“OK,” he says. “Turn it on.”
A few seconds pass. “OK, sit tight. I’ll get back to you when I find something useful.” With that, Street Ronin breaks the connection.
Red Shift lies on his back on top of the billboard and relaxes, waiting patiently for the snoop to do its job. It was a clear night, and they were far enough on the outskirts of the city to actually see stars. He takes the opportunity to enjoy the moment. He doesn’t get them often.
“OK, I’ve got something.” Street Ronin’s voice returns, businesslike but sounding pleased. “The snoop found the encrypted wireless network the security firm uses. I was able to hack in. I have access to their monitoring station now, and I’m mapping the network. I just need a few more minutes.”
“So who are these guys?” Red Shift asks. “Anyone we know?”
“Group called ‘Forward Point Security,’” Street Ronin says. “Never heard of them before today. Approach from the back of the house. Over the gate, across the grounds, straight to the back door. You’ll need to bypass the lock. Don’t worry about the security system. I’ve got everything looped.”
Ten seconds later Red Shift is up to the gate. He vaults over it easily, staring a security camera straight on as he pitches over the top and lands in the grass on the other side. Moments later he’s at the back door, quickly working at the lock with tools from his belt. The lock is mechanical, and it’s a good one—it actually takes him a minute to get all the tumblers in place. Finally the door clicks open. He steps through.
The kitchen is a spacious, open room with a tile floor and marble countertops. An island with a sink sits in the middle of the room. All of the appliances are black and polished chrome. None of them look like they’ve ever been used.
“This is the tricky part,” Street Ronin says. “I have a floor plan of the house—it’s the one Forward Point uses when they’re monitoring the alarms. Problem is, the floor plan fits the house perfectly.”
“That’s what it’s supposed to do, isn’t it?”
“Sure,” Street Ronin says, “if you’re not storing information about a conspiracy that resulted in the murder of your very famous grandfather in it. If you are, I think you want it kept in a place not accessible to the help.”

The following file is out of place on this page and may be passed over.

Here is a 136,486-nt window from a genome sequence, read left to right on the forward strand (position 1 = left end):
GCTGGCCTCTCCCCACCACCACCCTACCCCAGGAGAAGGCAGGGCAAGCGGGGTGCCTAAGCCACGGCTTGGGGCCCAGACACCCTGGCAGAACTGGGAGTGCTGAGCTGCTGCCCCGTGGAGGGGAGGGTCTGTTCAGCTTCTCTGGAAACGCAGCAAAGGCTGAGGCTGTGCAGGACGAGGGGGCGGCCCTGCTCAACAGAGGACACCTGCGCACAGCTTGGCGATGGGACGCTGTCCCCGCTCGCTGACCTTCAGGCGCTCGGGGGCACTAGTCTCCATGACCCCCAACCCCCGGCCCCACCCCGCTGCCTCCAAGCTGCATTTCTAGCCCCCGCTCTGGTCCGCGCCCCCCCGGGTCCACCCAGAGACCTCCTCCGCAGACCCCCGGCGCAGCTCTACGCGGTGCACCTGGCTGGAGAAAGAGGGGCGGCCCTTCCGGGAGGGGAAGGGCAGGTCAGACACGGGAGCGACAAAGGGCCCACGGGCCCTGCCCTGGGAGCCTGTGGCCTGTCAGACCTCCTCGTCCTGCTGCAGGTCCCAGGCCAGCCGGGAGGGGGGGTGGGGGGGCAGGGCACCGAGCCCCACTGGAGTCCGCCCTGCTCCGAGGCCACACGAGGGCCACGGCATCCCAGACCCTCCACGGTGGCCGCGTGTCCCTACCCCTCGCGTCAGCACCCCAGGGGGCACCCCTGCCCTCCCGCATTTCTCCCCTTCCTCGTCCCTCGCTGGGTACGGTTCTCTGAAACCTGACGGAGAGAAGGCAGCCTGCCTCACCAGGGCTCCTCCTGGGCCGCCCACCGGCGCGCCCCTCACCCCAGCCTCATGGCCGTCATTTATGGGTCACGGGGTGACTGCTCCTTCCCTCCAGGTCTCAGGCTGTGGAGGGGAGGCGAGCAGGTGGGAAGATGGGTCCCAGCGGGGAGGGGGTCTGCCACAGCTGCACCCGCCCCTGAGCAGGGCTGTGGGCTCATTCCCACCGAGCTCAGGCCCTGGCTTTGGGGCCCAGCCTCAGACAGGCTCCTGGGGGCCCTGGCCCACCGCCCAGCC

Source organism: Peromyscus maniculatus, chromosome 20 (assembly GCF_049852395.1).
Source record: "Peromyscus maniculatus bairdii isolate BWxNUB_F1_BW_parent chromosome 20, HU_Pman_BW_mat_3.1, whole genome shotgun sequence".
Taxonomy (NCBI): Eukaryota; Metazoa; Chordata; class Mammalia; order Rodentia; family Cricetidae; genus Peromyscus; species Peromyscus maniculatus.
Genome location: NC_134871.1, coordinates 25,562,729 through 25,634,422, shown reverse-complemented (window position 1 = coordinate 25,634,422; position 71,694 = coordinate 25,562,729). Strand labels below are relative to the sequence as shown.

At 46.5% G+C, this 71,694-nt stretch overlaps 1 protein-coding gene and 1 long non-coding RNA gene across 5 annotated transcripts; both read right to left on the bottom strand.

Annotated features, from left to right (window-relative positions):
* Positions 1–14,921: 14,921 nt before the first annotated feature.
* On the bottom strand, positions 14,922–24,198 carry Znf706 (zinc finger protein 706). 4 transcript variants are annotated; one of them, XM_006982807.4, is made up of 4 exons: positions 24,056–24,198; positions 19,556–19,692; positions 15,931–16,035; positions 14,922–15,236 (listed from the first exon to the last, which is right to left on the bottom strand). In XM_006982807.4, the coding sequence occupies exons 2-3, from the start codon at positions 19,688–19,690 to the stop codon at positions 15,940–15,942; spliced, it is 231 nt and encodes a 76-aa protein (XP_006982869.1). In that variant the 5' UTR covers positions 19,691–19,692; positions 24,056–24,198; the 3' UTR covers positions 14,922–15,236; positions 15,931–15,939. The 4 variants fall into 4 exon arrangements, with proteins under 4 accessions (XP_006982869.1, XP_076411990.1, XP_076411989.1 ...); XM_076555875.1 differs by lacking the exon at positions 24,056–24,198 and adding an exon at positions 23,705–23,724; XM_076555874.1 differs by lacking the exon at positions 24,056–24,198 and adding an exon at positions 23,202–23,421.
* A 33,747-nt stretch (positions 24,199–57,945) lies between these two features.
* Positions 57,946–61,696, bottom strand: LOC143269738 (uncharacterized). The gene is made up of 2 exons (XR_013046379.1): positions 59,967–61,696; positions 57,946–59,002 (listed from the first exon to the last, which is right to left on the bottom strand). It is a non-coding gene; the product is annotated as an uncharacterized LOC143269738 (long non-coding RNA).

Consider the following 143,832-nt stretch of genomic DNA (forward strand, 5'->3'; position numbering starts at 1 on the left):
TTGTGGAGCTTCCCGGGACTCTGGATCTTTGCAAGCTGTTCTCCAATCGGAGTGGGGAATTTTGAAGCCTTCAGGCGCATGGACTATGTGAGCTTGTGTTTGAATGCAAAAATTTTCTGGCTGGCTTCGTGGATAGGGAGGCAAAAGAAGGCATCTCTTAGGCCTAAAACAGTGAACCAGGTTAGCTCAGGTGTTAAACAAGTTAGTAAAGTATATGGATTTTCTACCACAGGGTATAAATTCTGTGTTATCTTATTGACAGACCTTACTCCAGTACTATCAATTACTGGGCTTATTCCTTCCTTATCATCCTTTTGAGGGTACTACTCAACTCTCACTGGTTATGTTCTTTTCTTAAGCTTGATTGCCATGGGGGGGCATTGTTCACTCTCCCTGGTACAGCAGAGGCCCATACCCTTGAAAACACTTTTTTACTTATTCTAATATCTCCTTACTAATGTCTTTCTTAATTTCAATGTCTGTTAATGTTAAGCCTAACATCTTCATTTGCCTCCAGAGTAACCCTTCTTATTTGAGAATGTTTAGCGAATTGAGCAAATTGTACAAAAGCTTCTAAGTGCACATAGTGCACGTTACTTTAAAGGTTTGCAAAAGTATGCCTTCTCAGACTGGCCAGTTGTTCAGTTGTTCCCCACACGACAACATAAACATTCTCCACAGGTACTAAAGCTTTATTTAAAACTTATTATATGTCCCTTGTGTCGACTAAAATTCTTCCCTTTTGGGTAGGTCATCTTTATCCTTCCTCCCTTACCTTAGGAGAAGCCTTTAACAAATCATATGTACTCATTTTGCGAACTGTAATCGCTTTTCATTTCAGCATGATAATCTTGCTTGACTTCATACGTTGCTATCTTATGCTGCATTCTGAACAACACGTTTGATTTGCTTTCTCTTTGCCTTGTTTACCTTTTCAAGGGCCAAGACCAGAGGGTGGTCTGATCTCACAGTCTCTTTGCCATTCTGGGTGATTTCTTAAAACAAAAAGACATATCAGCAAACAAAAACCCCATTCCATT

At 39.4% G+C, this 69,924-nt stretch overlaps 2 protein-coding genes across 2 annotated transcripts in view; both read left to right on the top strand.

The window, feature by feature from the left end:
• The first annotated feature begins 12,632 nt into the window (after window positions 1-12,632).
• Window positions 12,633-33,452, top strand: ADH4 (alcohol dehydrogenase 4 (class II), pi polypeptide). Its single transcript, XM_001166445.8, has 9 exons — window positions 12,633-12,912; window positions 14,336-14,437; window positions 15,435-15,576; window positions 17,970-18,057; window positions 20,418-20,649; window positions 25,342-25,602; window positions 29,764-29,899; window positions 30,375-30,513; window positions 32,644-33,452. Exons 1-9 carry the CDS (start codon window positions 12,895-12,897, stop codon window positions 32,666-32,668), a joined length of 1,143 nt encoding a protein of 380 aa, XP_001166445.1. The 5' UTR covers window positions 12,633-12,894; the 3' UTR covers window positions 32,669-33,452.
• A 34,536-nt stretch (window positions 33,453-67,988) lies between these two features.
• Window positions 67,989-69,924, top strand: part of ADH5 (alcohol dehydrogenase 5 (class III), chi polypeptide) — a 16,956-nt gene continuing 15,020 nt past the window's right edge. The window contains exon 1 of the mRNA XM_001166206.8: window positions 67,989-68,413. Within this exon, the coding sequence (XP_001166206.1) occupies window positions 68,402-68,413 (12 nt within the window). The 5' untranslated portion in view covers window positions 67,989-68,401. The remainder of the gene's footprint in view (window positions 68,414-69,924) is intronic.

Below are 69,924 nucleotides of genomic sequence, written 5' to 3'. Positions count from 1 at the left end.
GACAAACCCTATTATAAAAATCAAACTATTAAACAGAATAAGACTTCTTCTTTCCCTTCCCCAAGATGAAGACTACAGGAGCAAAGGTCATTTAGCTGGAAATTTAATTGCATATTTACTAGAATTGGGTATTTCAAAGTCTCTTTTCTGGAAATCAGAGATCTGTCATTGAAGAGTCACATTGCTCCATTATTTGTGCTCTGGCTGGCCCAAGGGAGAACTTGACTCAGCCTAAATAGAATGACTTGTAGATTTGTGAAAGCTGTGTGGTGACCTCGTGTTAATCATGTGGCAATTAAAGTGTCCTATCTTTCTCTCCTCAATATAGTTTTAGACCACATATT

“Wall safe?” Red Shift suggests.
“I don’t think so. He’d need some place to work. He needs a secret office.”
“Right,” Red Shift says. “Well, where’s the fusebox?”
The wine cellar, like the kitchen, is fully stocked, meticulously clean, and apparently just for show. The circuit breaker box is set at the far end of the room, the only wall not covered with wine racks. It’s a large, modern box, and when Red Shift opens it he sees rows of circuit breakers, all clearly labeled.
“You getting this?”
“Yes,” Street Ronin says. “Take the backplate off.”
Red Shift produces a multitool from his utility belt, and removes the cover and back plate from the circuit breaker box, exposing all the wires as they connect to each circuit.
“There we go,” Red Shift says. “A power line that bypasses every single breaker on the panel…” He traces it as it passes its way through the box, notes the wire as it comes out the other end, then screws everything back in place. “We just need to see where it goes.”
“Sure,” Street Ronin says, “but once it disappears into the ceiling the only way to do that is to—”
“Found something,” Red Shift says. “It doesn’t disappear into the ceiling. It disappears into the concrete wall, behind one of the wine racks.”
He waits a minute to allow Street Ronin and the others to see what he’s seeing.
“This is starting to feel a little cliched,” Red Shift adds. “Want to put money on one of these wine bottles opening a secret door?”
He starts pressing wine bottles at random. Finally one of them clicks, and the entire wine rack pushes out, swings to one side, and reveals a vault door set into the wall.
“I guess it’s a good thing I didn’t take you up on that bet,” Street Ronin says. “Let’s take a look at that door.”